Barry George today won his appeal against his conviction for the murder of TV presenter Jill Dando.
George, now 47, was present in the dock of the Court of Appeal in London as the Lord Chief Justice, Lord Phillips, and two other senior judges allowed the appeal.
The court heard that George will now face a re-trial.
It was his second legal challenge to a jury's 2001 verdict that he shot the 37-year-old BBC News, Crimewatch and Holiday presenter on the steps of her home in Fulham, south west London, in April 1999.
The new appeal centred on fresh scientific evidence relating to a single microscopic speck of firearm discharge residue found in George's coat after his arrest a year after the shooting.
No application for bail was made today and Lord Phillips said that George would be remanded in custody.
George, dressed in a sober suit and dark blue shirt, smiled at his sister, Michelle Diskin, as he was led out of the dock of the packed courtroom.
Lord Phillips warned the media to be "extremely careful" not to publish anything that might prejudice the new trial.
George is to be rearraigned on a fresh indictment on the charge of murder within the next two months.
Earlier Lord Phillips announced: "The verdict is unsafe. The conviction will be quashed."
Jill Dando's fiance expressed disappointment at today's decision.
Alan Farthing, who is a consultant gynaecologist, said: "I am disappointed, particularly for those of us who have suffered the tragedy of losing a loved one prematurely.
"We all cope in our various ways and have had to move on with our lives.
"Therefore I have great sympathy for those who will now have to take emotional steps back in time to recall again, in detail, their involvement in this tragic case.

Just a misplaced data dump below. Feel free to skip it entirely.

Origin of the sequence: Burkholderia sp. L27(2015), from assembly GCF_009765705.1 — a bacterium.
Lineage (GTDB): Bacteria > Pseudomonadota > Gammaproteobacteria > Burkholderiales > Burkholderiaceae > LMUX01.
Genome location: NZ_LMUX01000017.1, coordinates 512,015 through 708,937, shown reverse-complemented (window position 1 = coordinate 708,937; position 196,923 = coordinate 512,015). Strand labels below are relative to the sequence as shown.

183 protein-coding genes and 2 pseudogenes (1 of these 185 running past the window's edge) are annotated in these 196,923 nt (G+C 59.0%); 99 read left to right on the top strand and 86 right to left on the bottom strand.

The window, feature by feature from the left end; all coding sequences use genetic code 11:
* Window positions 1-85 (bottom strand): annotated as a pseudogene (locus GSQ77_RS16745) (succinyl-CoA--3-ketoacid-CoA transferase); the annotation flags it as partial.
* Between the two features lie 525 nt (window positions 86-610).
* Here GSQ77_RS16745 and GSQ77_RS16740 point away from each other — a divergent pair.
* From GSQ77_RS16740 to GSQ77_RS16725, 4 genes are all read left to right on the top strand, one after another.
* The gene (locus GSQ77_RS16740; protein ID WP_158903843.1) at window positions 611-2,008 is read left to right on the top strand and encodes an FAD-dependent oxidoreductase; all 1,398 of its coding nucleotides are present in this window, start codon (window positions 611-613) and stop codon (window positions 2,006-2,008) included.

"I will be making no further public comment."
George was found guilty by a majority of 10 to one at his Old Bailey trial.
His first challenge to his conviction was rejected by the Court of Appeal in July 2002.
The latest proceedings follow a decision by the Criminal Cases Review Commission (CCRC), an independent body which investigates possible miscarriages of justice, to refer George's case back to the Court of Appeal.
George was present in the dock throughout the recent hearing before the Lord Chief Justice, Lord Phillips, Lord Justice Leveson and Mr Justice Simon.
Legal argument centred on fresh doubts about evidence relating to a microscopic speck of firearm discharge residue (FDR) found in the pocket lining of George's coat, which was seized after his arrest a year after the shooting.
George, who lived about half a mile from Miss Dando's home in Gowan Avenue, has always denied being her murderer.
His QC, William Clegg, told the appeal judges that the firearm discharge residue was "inconclusive" and could offer no assistance to a jury in assessing guilt.
Mr Clegg referred to a Forensic Science Service report which concluded last year that "it would be just as likely that a single particle of discharge residue would have been recovered from the pocket of Mr George's coat whether or not he was the person who shot Miss Dando nearly a year previously".
George's case is that too much weight was placed on the significance of that "neutral" evidence at trial.
Lord Phillips said today: "It is impossible to know what weight, if any, the jury attached to the FDR evidence.
"It is equally impossible to know what verdict they would have reached had they been told as we were told, by the witnesses who gave evidence before us, that it was just as likely that the single particle of FDR came from some extraneous source as it was that it came from a gun fired by the appellant."
Speaking outside the court, solicitor Jeremy Moore, from George's legal team, said: "We are very pleased with the outcome of today.
"This is only the latest hurdle in what has been a very long road and we now look forward very much to preparing for the trial.
"Barry is also very pleased. He is very pleased as well."
Reading out a summary of the court's decision, Lord Phillips said: "The prosecution called expert witnesses at the trial whose evidence suggested that it was likely that the particle of FDR came from a gun fired by Barry George rather than from some other source.
"Those witnesses and other witnesses from the Forensic Science Service told the Court of Appeal that this was not the right conclusion to draw from the discovery of the particle of FDR.
"It was, in fact, no more likely that the particle had come from a gun fired by Barry George than that it had come from some other source.
"The Court of Appeal concluded that, if this evidence had been given to the jury at the trial, there is no certainty that they would have found Barry George guilty.
"For this reason his conviction had to be quashed."Reuse content